Written by: Lauren Milligan Newmark, Ph.D. | Issue # 118 | 2024
- To understand the influence of the Rankl protein on lactation, researchers turned off cellular receptors for Rankl in two types of cells within a mouse mammary gland.
- Receptor loss in basal cells did not affect lactation performance, but receptor loss in luminal cells led to lactation failure for the first litter.
- Mice with receptor loss on luminal cells were able to successfully lactate with their second and third litters due to novel finding that basal stem cells could produce Rank-positive luminal cells.
If you have ever wondered what one teaspoon of baking soda does for an entire batch of cookies, omit this ingredient the next time you bake, and your flat cookies will clue you in. Biologists actually use the “omit one ingredient” approach when trying to understand the function of a gene or protein in an organism. Sometimes the best way to figure out what something does is to take it away and see what happens.
In a new study , a team of Spanish researchers applied this method to understand how one protein affects milk production by the mammary gland . The protein of interest is called Rankl (Receptor Activator of Nuclear factor-Kappa beta Ligand). The research team knew that the expression of Rankl within the mammary gland was necessary for proper mammary gland development and milk production based on previous animal studies that turned off Rankl signaling in all cells. Hoping to zoom in on the specific impact of this protein on lactation, the Spanish team turned off the Rankl signaling pathway in just two cellular lineages.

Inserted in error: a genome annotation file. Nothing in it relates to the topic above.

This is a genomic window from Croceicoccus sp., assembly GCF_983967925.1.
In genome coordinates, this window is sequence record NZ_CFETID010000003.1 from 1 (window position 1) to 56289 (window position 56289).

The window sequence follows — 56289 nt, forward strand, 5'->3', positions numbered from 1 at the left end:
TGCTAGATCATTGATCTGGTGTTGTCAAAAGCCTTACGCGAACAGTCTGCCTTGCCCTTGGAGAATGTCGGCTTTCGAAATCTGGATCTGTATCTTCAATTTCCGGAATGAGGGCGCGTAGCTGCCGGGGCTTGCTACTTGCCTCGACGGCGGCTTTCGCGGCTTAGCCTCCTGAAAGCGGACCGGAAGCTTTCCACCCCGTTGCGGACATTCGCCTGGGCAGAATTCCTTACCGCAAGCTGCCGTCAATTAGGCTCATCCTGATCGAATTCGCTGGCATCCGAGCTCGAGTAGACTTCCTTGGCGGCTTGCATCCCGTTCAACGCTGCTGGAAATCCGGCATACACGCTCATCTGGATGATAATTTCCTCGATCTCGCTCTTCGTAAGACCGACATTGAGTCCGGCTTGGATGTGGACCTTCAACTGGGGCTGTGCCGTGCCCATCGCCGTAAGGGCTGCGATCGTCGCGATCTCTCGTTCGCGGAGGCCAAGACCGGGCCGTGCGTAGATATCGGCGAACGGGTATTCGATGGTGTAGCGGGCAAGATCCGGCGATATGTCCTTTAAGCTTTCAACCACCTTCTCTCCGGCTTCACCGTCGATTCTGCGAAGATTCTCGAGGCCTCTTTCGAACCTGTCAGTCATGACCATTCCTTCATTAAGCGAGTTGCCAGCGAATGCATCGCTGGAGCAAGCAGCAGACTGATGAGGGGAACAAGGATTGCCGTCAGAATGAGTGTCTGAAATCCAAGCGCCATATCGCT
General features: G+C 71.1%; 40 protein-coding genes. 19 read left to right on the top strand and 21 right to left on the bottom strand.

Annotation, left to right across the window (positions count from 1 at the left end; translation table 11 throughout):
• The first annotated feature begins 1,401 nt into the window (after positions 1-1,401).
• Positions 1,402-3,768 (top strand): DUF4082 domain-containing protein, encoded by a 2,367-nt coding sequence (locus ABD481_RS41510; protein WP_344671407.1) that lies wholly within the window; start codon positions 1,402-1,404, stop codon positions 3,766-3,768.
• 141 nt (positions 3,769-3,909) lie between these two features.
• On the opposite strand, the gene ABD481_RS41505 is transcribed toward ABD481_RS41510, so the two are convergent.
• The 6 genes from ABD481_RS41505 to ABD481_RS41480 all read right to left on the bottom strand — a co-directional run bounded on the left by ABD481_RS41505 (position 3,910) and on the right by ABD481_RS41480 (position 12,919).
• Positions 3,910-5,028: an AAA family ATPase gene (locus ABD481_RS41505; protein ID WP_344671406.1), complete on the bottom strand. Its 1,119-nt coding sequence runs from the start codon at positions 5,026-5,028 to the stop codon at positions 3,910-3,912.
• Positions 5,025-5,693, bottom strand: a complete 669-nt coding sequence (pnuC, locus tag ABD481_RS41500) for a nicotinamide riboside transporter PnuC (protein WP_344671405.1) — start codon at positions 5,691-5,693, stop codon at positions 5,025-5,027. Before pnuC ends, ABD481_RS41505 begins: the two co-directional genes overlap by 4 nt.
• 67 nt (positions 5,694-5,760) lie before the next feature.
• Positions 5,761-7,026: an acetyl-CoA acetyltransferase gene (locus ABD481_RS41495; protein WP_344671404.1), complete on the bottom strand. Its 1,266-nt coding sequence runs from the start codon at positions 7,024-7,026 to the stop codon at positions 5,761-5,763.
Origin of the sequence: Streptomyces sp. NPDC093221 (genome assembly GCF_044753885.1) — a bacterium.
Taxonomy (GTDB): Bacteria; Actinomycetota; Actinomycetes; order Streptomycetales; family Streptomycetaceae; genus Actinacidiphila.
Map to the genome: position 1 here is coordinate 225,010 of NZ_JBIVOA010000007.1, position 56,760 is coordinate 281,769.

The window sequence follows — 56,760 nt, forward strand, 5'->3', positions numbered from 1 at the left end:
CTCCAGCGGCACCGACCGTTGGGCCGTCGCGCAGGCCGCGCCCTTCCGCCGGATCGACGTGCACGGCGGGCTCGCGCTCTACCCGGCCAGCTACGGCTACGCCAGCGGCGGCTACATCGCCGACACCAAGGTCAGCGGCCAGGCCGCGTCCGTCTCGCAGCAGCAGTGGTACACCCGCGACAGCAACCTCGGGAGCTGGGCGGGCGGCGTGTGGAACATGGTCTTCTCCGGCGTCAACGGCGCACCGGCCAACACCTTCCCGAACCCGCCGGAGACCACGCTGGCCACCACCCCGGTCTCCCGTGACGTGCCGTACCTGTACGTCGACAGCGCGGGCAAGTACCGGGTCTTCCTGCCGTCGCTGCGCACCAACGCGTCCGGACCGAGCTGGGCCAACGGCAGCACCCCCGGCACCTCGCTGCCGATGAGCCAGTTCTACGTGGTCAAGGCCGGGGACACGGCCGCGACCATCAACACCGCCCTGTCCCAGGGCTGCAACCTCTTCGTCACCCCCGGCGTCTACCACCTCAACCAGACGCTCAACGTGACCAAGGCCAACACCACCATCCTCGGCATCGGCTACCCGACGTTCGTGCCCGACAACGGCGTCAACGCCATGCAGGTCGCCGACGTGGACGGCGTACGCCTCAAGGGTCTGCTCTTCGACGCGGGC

The team focused on luminal cells and basal cells, the two types of mammary epithelial cells . During embryonic development, basal stem cells give rise to luminal and basal cell lines. During puberty, these cell types are still in their progenitor phase and have yet to differentiate or specialize. However, by the onset of lactation, luminal cells give rise to alveolar and ductal cells (milk secreting cells), whereas basal cells differentiate into myoepithelial cells (which are involved in milk ejection) [2, 3].
Using a mouse model, the researchers blocked the signal from the Rankl protein by genetically removing (aka “knocking out”) the instructions for making the Rankl cell surface receptor on either luminal or basal cells. Then, they compared tissue development and lactation performance between mice with basal Rank receptor loss, mice with luminal Rank receptor loss, and control mice (no genetic interventions).
Mice with basal Rank receptor loss did not exhibit developmental changes or issues with lactation performance over multiple pregnancies. The loss of basal Rankl signaling did not appear to impact the ability of basal cells to differentiate over the course of the female mouse’s reproductive lifespan or the function of the mammary gland during pregnancy or lactation . Rankl protein, it seems, was not integral to basal cell function.